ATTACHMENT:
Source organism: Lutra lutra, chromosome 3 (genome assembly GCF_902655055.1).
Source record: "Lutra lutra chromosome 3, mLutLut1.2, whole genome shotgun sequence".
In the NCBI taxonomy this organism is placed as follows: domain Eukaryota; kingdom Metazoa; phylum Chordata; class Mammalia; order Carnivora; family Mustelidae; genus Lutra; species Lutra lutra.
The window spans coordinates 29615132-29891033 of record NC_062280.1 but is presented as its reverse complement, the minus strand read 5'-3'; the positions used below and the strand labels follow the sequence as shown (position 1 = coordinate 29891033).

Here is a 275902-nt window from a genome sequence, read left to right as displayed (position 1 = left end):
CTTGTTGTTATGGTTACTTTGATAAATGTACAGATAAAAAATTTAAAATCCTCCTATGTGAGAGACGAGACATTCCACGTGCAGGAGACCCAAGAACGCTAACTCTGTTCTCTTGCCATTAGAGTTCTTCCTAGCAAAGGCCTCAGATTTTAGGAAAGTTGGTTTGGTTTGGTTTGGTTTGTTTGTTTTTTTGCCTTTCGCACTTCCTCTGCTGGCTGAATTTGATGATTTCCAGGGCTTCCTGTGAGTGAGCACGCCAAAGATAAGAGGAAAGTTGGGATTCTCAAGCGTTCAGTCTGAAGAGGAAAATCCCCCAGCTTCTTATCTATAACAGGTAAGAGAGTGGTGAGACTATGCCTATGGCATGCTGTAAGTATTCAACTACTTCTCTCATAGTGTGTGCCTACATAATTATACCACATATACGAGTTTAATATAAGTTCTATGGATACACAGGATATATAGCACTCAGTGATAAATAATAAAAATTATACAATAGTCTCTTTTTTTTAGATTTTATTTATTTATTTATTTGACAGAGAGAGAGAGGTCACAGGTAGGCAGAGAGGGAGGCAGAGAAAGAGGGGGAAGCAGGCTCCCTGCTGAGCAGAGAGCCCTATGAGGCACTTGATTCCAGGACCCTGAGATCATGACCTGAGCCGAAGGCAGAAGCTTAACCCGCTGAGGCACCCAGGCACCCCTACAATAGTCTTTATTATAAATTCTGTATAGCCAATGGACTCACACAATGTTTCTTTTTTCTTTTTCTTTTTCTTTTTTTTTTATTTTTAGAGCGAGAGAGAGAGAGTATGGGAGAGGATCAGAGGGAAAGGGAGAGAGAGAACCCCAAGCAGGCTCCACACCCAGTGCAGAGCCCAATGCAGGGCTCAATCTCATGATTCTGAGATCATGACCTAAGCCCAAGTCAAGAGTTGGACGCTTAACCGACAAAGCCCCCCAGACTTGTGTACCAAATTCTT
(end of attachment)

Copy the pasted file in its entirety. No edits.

Source organism: Lutra lutra, chromosome 3 (genome assembly GCF_902655055.1).
Source record: "Lutra lutra chromosome 3, mLutLut1.2, whole genome shotgun sequence".
In the NCBI taxonomy this organism is placed as follows: domain Eukaryota; kingdom Metazoa; phylum Chordata; class Mammalia; order Carnivora; family Mustelidae; genus Lutra; species Lutra lutra.
The window spans coordinates 29615132-29891033 of record NC_062280.1 but is presented as its reverse complement, the minus strand read 5'-3'; the positions used below and the strand labels follow the sequence as shown (position 1 = coordinate 29891033).

Here is a 275902-nt window from a genome sequence, read left to right as displayed (position 1 = left end):
CTTGTTGTTATGGTTACTTTGATAAATGTACAGATAAAAAATTTAAAATCCTCCTATGTGAGAGACGAGACATTCCACGTGCAGGAGACCCAAGAACGCTAACTCTGTTCTCTTGCCATTAGAGTTCTTCCTAGCAAAGGCCTCAGATTTTAGGAAAGTTGGTTTGGTTTGGTTTGGTTTGTTTGTTTTTTTGCCTTTCGCACTTCCTCTGCTGGCTGAATTTGATGATTTCCAGGGCTTCCTGTGAGTGAGCACGCCAAAGATAAGAGGAAAGTTGGGATTCTCAAGCGTTCAGTCTGAAGAGGAAAATCCCCCAGCTTCTTATCTATAACAGGTAAGAGAGTGGTGAGACTATGCCTATGGCATGCTGTAAGTATTCAACTACTTCTCTCATAGTGTGTGCCTACATAATTATACCACATATACGAGTTTAATATAAGTTCTATGGATACACAGGATATATAGCACTCAGTGATAAATAATAAAAATTATACAATAGTCTCTTTTTTTTAGATTTTATTTATTTATTTATTTGACAGAGAGAGAGAGGTCACAGGTAGGCAGAGAGGGAGGCAGAGAAAGAGGGGGAAGCAGGCTCCCTGCTGAGCAGAGAGCCCTATGAGGCACTTGATTCCAGGACCCTGAGATCATGACCTGAGCCGAAGGCAGAAGCTTAACCCGCTGAGGCACCCAGGCACCCCTACAATAGTCTTTATTATAAATTCTGTATAGCCAATGGACTCACACAATGTTTCTTTTTTCTTTTTCTTTTTCTTTTTTTTTTATTTTTAGAGCGAGAGAGAGAGAGTATGGGAGAGGATCAGAGGGAAAGGGAGAGAGAGAACCCCAAGCAGGCTCCACACCCAGTGCAGAGCCCAATGCAGGGCTCAATCTCATGATTCTGAGATCATGACCTAAGCCCAAGTCAAGAGTTGGACGCTTAACCGACAAAGCCCCCCAGACTTGTGTACCAAATTCTT